Following Jesus if I’m anxous

Anxiety and especially about money seems to be so common. We live in a rather fragile economy, essentially by definition. We seem to be a rather anxious generation in an increasingly anxious time. We are worried about our future, we are worried about our debt, our unemployment, our health. Part of that anxiety comes from the fact that we have access to so much diagnostic information. You can probably make yourself sick if you look up your random physiological symptoms right now.

It’s a big problem, I think. I’m not sure that money is the only thing we are worried about, but I think we worried about our own life and livelihood and survival. In broad terms, it seems to me like the perfect antidote to anxiety is faith in God.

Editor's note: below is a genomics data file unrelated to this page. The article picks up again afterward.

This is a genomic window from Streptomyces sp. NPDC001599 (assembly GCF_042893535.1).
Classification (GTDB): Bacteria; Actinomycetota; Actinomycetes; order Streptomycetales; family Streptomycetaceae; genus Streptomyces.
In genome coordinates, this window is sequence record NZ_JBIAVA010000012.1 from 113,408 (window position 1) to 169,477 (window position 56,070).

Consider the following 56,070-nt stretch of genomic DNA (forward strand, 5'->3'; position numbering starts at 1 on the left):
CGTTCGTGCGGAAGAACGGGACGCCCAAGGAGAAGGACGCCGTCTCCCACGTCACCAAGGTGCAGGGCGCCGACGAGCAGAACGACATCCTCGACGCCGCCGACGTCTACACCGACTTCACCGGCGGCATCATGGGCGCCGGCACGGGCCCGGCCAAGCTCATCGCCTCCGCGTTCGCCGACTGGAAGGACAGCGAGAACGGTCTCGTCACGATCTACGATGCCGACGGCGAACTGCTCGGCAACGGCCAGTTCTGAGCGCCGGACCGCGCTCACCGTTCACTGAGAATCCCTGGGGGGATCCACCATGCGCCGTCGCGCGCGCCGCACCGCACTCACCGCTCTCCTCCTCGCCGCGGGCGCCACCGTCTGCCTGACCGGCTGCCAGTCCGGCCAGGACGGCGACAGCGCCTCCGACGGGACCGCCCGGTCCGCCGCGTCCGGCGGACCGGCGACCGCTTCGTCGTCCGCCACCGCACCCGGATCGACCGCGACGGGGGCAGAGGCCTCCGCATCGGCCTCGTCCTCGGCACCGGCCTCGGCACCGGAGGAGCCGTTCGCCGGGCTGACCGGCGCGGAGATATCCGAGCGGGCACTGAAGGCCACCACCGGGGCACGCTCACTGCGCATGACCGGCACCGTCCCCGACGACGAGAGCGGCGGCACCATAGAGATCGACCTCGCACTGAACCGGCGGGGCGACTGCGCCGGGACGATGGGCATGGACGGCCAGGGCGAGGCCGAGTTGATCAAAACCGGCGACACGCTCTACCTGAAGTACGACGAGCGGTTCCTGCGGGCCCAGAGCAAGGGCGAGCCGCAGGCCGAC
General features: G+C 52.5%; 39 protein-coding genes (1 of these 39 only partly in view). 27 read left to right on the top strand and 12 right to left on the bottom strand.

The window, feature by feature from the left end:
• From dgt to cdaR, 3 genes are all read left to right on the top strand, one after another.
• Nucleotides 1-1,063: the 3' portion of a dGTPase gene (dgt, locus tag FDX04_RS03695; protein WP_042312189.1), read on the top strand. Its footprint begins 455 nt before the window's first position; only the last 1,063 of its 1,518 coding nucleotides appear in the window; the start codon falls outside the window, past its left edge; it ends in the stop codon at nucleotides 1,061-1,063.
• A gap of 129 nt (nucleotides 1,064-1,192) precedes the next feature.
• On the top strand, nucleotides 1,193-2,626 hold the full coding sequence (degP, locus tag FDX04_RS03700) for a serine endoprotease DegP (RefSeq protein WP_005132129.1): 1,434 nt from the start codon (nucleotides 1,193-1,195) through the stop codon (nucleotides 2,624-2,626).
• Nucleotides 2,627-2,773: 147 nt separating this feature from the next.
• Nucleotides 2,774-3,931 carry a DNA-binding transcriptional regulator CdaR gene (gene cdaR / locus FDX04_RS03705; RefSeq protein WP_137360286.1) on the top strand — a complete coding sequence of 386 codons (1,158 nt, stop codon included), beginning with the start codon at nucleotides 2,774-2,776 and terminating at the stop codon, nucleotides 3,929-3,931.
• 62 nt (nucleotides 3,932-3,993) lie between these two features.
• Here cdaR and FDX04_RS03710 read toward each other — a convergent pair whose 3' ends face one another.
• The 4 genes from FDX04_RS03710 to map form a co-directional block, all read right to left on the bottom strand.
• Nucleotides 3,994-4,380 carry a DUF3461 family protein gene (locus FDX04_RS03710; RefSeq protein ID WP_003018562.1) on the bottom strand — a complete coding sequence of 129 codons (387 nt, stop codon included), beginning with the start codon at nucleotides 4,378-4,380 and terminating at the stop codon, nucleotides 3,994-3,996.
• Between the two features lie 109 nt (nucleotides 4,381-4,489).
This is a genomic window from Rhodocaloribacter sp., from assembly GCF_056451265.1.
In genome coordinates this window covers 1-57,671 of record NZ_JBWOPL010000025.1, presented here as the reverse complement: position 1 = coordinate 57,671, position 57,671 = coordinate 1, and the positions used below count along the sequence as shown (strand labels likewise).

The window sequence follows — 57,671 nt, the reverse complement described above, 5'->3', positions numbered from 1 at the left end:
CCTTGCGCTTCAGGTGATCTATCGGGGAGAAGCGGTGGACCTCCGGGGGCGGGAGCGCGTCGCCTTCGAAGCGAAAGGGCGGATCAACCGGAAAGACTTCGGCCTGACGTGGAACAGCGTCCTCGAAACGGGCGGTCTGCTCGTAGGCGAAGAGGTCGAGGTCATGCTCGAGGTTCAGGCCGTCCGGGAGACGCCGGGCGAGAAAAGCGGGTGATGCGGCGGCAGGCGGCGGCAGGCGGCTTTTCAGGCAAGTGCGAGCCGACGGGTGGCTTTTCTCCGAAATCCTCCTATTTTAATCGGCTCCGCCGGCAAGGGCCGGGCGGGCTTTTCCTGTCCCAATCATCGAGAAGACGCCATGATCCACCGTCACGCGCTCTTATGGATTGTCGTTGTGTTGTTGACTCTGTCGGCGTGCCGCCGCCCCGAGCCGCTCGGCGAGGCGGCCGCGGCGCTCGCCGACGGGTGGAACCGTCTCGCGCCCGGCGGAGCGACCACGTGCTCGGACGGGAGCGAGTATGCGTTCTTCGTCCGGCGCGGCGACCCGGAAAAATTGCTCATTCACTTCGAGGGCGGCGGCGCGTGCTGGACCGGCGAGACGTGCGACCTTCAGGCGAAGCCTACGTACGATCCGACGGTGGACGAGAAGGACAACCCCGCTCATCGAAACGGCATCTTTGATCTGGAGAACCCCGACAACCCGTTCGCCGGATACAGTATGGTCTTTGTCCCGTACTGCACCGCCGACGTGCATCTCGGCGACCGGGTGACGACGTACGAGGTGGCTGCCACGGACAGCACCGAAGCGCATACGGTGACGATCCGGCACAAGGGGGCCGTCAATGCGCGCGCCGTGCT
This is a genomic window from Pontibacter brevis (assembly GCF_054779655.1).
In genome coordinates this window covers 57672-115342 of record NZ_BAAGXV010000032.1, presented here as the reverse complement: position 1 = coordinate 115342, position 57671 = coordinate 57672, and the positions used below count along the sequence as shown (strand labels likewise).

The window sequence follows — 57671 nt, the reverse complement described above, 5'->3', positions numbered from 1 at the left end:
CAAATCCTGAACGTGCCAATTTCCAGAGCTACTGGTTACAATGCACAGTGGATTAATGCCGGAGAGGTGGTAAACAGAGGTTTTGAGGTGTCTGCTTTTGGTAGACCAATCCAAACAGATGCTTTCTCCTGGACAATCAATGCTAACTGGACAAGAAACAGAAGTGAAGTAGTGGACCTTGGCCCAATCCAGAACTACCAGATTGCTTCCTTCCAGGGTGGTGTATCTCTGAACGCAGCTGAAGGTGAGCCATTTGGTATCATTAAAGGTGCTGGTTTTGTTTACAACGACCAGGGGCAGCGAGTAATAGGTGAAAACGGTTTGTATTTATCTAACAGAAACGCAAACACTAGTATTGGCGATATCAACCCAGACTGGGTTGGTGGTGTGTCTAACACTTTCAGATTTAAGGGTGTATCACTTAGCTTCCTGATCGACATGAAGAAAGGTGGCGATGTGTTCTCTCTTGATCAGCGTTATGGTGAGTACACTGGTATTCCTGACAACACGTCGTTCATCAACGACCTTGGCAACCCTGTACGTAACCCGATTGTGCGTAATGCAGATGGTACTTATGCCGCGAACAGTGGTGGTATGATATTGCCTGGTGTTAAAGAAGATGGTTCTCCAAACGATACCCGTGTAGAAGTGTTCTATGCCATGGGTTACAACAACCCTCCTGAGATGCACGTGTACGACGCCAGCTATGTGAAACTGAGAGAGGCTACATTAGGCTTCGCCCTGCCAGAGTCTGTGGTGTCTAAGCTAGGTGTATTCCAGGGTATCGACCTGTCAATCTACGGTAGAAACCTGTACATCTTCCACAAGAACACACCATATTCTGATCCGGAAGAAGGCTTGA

The wickedness of anxiety creeps in when we begin to cope with it in ways of the world. We begin to find security of the perceived future threat with things that are, to put plainly, not of God. We form patterns of coping that don’t even involved God or prayer or community. We put our faith in other things. But God insists otherwise.

The Bible, and Luke in particular, is written to relatively downtrodden people who would be anxious. Luke’s whole audience are like the anxious poor. And the circumstances that cause them anxiety, the global economy and the Imperial politics, aren’t so easily undone, so they really have to reframe how they see the whole world and rely on the deliverance of Christ.

In Luke 12, Jesus is instructed his disciples and a crowd of thousands about this basic reworking. In v. 4 he tells them not to fear those that threaten their bodies, but rather to fear and respect God. God who loves and cares for sparrows, he cares for us. He further instructs them not to worry when they are dragged out to the rulers and authorities—do not worry about what you will say, God will give you the words. He is emphasizing that antidote that we were just talking about, that faith in God is how we can overcome our own anxiety.